Fiancé dealing with de facto ex mother of his kids

Australia's #1 for Law
Join 150,000 Australians every month. Ask a question, respond to a question and better understand the law today!
FREE - Join Now
26 August 2019
2
1
4
My fiancé has two primary school children with his ex de facto partner. They were in a relationship for 4 years. The first child was born overseas. My fiancé applied for a spouse visa for his ex and his child to move to Australia. When they both arrived six months later is when the cohabitation began.
Does it mean that their de facto relationship started on arrival to Australia?

2 months after settling in Australia, she took the child and moved back to her country for almost a year. During that year, my fiancé paid for a rental condominium for her and the child and all expenses. Since the ex was not in Australia, does that time frame of almost a year outside Australia count as de facto? Because if it does not then the de facto relationship was only 3 years and not 4.

The mother is in her thirties and is now an Australian citizen. Although capable, she has never worked and receives Centrelink benefits. Apart from looking after the children, she has not contributed anything to the relationship. Not even cleaning the house.

They have been separated for almost 2 years now. She knows that there is a time limit of 2 years after separation to apply for financial settlement and went to see a lawyer who ditched her after she refused a settlement of $20k wanting more from the house. My fiancé got a mortgage for a house with a capital he gained by selling a flat overseas (which he bought before meeting her). The house is now valued $100k less than what he bought it for. There is therefore no money to be made. Can she force the house to be sold? This will incur debt, does it mean she will get half the debt? She does not understand that there is no money in the house, hence, I suspect, her lawyer stopped representing her.

My question is: if there is no financial settlement done prior to the 2 years separation date, how long after can she still apply for financial settlement? Reading the court website, it appears that because she is the mother of his children, she can still apply after 2 years separation.

This leads to my other question: when can we get married?

If we get married before a financial settlement is done with his de facto ex (mother of his kids), will she be able to then claim my assets as well? Can she turn around in one year time and apply for a financial settlement even though her ex de facto partner is married? When will all this end??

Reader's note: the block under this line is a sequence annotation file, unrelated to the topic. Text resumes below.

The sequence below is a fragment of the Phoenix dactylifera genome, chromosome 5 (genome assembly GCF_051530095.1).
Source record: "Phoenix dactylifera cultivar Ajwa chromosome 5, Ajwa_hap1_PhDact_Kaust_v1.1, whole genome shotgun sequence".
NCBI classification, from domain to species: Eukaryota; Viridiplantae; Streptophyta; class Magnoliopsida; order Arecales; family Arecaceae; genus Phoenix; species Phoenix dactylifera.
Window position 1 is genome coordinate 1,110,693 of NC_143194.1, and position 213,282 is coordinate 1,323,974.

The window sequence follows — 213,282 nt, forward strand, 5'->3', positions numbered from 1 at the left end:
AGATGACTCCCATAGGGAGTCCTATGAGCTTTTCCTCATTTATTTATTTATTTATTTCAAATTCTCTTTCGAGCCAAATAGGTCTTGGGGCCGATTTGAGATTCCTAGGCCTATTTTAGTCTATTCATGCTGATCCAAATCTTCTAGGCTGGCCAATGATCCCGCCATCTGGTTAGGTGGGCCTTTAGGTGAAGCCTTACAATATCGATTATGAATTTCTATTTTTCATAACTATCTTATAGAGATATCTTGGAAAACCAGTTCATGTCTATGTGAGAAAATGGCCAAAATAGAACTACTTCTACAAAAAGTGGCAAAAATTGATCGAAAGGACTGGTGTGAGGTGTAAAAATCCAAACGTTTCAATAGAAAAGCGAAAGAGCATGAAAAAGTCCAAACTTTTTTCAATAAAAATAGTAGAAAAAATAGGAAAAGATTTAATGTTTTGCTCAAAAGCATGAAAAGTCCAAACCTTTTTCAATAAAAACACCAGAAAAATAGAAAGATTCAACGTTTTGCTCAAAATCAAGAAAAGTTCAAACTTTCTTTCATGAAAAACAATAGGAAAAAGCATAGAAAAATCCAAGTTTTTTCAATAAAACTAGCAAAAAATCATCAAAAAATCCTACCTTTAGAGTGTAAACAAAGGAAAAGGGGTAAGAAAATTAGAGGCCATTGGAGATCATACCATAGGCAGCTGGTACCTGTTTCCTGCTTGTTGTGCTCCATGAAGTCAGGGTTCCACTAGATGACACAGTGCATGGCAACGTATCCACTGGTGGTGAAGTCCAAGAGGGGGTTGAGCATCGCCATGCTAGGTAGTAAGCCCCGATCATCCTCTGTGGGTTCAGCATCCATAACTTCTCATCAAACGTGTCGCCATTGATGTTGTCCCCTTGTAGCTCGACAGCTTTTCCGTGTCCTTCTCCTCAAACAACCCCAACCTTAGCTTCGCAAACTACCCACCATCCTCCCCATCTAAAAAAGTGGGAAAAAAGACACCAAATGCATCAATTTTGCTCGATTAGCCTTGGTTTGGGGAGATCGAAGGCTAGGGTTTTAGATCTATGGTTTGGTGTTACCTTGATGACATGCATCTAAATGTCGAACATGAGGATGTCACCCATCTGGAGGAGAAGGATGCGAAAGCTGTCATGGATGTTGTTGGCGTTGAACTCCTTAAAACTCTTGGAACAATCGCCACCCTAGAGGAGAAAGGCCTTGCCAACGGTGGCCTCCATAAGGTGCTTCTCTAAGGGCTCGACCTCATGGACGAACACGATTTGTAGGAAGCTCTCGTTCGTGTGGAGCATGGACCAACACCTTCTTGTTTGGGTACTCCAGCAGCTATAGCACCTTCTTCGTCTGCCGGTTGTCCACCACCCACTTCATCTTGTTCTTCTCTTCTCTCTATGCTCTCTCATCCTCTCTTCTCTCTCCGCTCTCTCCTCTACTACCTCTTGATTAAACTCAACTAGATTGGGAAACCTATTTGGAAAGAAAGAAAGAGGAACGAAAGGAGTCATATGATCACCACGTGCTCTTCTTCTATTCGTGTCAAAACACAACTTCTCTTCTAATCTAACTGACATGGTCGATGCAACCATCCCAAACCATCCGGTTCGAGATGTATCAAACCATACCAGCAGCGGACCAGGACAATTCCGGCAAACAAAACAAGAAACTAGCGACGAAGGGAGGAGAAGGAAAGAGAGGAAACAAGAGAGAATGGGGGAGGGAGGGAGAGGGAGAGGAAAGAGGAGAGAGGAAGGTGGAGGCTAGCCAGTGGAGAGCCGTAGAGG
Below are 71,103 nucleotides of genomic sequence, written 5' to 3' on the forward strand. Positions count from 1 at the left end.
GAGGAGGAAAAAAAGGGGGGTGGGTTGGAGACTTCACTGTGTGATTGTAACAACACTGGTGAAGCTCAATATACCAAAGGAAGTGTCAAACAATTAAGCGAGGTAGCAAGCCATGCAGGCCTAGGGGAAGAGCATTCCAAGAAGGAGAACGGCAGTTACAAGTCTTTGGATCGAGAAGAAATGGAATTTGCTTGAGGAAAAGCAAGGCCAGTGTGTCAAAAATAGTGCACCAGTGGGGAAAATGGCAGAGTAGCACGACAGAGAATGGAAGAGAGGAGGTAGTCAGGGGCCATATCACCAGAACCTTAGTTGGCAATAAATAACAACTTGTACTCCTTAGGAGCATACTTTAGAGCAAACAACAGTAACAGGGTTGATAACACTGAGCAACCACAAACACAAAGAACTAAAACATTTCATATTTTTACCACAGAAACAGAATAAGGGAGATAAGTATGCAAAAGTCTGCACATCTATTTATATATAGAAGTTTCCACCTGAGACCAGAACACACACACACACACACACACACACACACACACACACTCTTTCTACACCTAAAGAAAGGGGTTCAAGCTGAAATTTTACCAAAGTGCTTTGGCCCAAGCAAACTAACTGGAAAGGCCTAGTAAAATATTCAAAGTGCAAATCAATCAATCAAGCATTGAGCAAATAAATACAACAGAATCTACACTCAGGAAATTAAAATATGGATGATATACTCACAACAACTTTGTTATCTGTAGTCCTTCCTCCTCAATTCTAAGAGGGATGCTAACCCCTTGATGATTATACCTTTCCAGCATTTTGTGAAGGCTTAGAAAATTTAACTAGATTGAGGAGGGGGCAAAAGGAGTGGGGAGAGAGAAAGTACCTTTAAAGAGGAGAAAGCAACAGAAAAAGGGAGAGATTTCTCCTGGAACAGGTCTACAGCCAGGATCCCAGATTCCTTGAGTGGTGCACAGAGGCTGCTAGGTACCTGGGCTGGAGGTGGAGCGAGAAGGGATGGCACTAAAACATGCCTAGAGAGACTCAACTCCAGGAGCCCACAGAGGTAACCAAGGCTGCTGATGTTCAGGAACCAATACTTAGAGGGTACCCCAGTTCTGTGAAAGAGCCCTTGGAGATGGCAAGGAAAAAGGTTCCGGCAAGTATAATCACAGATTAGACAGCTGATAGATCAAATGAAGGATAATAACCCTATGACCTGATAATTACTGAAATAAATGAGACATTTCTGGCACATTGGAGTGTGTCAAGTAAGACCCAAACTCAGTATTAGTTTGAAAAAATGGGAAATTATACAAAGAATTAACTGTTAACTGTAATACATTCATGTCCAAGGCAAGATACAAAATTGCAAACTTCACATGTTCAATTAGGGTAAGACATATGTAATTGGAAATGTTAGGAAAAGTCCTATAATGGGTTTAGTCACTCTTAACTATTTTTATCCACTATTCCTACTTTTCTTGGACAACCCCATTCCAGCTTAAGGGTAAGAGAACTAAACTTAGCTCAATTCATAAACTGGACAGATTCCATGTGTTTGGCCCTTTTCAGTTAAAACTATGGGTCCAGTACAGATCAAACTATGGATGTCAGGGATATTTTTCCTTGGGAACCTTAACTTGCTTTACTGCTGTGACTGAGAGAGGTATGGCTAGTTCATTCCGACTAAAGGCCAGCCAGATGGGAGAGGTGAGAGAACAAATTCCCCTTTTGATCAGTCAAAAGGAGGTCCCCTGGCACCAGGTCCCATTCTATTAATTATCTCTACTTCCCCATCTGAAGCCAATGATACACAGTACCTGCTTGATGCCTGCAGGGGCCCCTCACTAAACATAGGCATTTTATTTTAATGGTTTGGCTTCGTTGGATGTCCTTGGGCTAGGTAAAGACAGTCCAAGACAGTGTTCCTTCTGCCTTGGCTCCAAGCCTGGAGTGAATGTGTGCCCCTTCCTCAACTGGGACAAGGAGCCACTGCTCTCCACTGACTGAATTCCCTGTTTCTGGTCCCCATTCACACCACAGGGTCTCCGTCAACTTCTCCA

Thanks.
 

Atticus

Well-Known Member
6 February 2019
1,248
198
2,394
My question is: if there is no financial settlement done prior to the 2 years separation date, how long after can she still apply for financial settlement? Reading the court website, it appears that because she is the mother of his children, she can still apply after 2 years separation.
If the 2 years passes, she could seek leave to file out of time.... To be successful she would need to satisfy the court that she made significant & substantial contributions, primarily towards property & or child rearing, AND that not granting leave to apply would result in serious disadvantage to her or a child... She would also need to give a convincing reason why a settlement was not filed within the 2 years
This leads to my other question: when can we get married?

If we get married before a financial settlement is done with his de facto ex (mother of his kids), will she be able to then claim my assets as well?
Your assets can not be drawn into a settlement... However, any assets you acquire now or have already acquired TOGETHER, may be... In that event you could apply to become a party to proceedings

When will all this end??
The longer the time after the 2 years she seeks leave to apply, the less likely it is to be granted
 

sammy01

Well-Known Member
27 September 2015
4,273
621
2,894
stress less. She could spend $ on solicitors BUT for what purpose? She could spend 10's of thousands $$$ to achieve NOTHING.